- Do Your Homework: You must begin with research. Your logo is your visual brand, usually the first impression the consumer sees. As you build your brand, your logo and your brand start to become the same. Don’t just pick some cool icon that means nothing at all. Ask yourself who your target audience is and what makes them tick. Can your logo stand alone or does it need explaining? Does it motivate your target to action? You may consider creating a small (not your friends/family) focus group to present a handful of ideas to. Heck, why not invite some folks from your target audience to brainstorm with you.
- A Name Unlike Any Other Name: In the world of branding, a strong and unique name is very important. Do you want a name (or a logo) that looks and sounds like everyone else? Why should people pick you over everyone else. Why do you stand out? The other benefit of a strong name is they are easier to remember. Think of Lexus and you really don’t confuse it with anything else. Same goes for Mountain Dew. Whereas names like Watson & Co or London Mart may be forgotten by people easily. Make sure your name doesn’t leave people confused, tell them our story.
- Build Trust: What comes to mind when you see Huggies or FedEx or Amazon.com? When a Mercedes or Lexus passes you on the road, are you thinking that they make a great luxury car? If you are like most of us, you do. So while you may not have purchased a Mercedes or Lexus, they have logos that are instantly recognizable and are trusted. It’s not the logo that you trust, as much as the reputation of the brand. Remember that your brand is more than your logo, it’s your product, customer service, parking and even availability.
- Be Distinctive & Unique: A logo should be unique and unlike other companies in their niche. Looking like another company might initially seem like a good idea, but you are likely to be seen as a copycat and one that can’t think of an original thought. So make your logo stand out by being unique and unlike others in your niche.
- Details: (Typography, Color, Shape, Scale): A powerful logo should portray the company’s image and must be created in such a way that a normal person may understand the concept which the logo designer is trying to give in his logo. Like many things, a great logo pays attentions to the details. It should represent the niche of the company or the product for which the logo is designed. In other words, you should have an idea of what your company does by looking at your logo. The colors & shape should be characteristic of the company or product’s nature. There is a rich that deep rich colors go with high end merchandise. So give that thought and if the company has a slogan then it should also be representing it. Also remember that it should be legible even at small sizes and should still tell the same story when when replicated in black and white with no shading.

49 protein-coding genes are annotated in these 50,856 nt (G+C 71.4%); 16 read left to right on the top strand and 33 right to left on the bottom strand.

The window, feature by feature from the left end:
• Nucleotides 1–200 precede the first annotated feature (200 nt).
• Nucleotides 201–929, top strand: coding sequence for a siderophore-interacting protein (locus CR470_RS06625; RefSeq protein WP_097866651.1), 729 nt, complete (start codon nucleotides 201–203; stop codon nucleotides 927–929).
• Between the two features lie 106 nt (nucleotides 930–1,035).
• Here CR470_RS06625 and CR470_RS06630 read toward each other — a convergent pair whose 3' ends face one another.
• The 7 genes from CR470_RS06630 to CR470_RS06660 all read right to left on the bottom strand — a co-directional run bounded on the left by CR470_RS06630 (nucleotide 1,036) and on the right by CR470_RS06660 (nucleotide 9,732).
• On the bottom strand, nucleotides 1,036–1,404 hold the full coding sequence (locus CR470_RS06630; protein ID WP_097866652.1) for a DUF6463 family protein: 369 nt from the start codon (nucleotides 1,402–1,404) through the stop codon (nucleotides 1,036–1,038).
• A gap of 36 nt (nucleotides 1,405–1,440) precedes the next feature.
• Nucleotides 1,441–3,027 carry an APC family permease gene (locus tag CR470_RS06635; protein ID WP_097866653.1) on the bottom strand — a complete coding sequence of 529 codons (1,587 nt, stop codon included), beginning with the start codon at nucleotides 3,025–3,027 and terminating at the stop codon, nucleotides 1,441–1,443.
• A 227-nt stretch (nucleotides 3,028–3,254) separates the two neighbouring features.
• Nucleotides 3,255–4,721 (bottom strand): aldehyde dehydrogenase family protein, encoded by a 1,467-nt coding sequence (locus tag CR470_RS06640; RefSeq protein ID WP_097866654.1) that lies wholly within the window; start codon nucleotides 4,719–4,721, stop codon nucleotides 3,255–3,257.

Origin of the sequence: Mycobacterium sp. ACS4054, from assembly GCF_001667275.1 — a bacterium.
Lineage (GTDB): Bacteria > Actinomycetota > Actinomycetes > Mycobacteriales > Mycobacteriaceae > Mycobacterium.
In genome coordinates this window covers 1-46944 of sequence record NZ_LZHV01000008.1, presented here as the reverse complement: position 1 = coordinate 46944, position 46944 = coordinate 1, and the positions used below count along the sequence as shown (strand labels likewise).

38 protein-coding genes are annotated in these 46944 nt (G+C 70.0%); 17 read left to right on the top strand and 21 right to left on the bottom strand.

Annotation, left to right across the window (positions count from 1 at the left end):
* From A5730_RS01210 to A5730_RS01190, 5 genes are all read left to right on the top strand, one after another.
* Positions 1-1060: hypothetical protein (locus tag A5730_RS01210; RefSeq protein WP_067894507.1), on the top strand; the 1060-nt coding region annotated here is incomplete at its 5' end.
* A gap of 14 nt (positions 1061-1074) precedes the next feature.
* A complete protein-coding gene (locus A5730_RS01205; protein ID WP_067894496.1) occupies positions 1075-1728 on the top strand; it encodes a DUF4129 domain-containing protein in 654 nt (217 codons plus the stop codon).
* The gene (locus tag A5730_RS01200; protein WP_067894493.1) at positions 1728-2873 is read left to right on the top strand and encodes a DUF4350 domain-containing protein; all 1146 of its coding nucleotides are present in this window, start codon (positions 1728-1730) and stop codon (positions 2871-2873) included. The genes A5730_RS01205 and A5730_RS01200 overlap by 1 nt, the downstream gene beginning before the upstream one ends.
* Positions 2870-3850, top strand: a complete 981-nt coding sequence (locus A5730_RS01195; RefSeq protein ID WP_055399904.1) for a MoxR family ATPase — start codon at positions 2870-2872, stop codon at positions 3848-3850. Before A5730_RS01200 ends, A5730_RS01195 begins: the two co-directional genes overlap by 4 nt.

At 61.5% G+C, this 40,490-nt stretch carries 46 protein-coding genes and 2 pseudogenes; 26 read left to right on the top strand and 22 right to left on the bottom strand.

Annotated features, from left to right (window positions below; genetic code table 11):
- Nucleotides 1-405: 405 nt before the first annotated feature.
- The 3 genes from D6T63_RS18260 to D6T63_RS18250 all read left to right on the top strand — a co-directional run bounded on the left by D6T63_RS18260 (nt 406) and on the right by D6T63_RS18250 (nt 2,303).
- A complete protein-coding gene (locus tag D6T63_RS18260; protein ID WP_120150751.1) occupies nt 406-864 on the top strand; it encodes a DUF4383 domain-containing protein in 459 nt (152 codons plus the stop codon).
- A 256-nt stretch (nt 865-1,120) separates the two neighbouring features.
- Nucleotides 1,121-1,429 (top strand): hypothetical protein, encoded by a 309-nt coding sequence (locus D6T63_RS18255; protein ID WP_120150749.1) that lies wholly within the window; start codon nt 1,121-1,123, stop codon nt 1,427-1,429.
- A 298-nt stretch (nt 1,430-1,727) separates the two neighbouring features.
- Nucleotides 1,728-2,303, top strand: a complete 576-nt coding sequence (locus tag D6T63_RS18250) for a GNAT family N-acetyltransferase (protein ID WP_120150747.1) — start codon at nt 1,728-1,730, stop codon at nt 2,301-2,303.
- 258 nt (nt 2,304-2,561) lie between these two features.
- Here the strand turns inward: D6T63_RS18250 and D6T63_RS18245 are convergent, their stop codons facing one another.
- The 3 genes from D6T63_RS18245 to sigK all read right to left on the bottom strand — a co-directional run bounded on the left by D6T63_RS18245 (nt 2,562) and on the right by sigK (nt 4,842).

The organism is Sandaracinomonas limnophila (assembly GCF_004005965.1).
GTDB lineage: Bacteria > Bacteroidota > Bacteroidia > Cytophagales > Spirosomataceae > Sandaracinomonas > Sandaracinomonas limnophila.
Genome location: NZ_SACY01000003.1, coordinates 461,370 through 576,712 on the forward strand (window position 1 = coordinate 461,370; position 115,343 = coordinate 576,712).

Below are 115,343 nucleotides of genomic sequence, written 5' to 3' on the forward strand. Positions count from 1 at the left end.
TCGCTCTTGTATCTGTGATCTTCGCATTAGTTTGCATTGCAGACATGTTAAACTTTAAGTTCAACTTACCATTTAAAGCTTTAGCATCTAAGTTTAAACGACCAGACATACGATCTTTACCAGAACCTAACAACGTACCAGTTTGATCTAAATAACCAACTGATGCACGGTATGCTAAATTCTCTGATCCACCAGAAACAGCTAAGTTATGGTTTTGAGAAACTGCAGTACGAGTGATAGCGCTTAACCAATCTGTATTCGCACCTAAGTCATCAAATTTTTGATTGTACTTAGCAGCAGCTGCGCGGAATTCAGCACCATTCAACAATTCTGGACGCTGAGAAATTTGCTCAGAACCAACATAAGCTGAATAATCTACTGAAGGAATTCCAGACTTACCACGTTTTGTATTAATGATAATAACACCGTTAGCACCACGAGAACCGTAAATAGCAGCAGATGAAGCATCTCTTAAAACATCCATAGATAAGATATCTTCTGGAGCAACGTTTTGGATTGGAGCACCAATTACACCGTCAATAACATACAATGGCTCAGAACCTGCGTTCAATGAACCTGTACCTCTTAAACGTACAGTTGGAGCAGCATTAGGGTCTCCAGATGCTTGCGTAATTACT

Brands personify organizations and their products and services. That is, brands allow non-human entities to take on human qualities such as trustworthiness, authenticity, vitality and reliability.
In this way, brands enable entities to create emotional connections with customers and potential customers, resulting in more frequent usage and greater loyalty.
Brands are also the sources of promises to customers.
Brands are also the sources of promises to customers. They promise relevant differentiated benefits. Most people associate only one or two attributes with any organization, product or service. Well thought-out branding increases the likelihood that the attributes chosen are relevant, believable, compelling, and are customer benefits that motivate purchase or usage.
Proper brand positioning can ensure that people perceive the brand in ways that achieve organizational objectives. Diligent brand management efforts can move people from considering the brand (when they have specific needs), to preferring the brand, to purchasing the brand, to being completely loyal to the brand, to enthusiastically recommending the brand to others.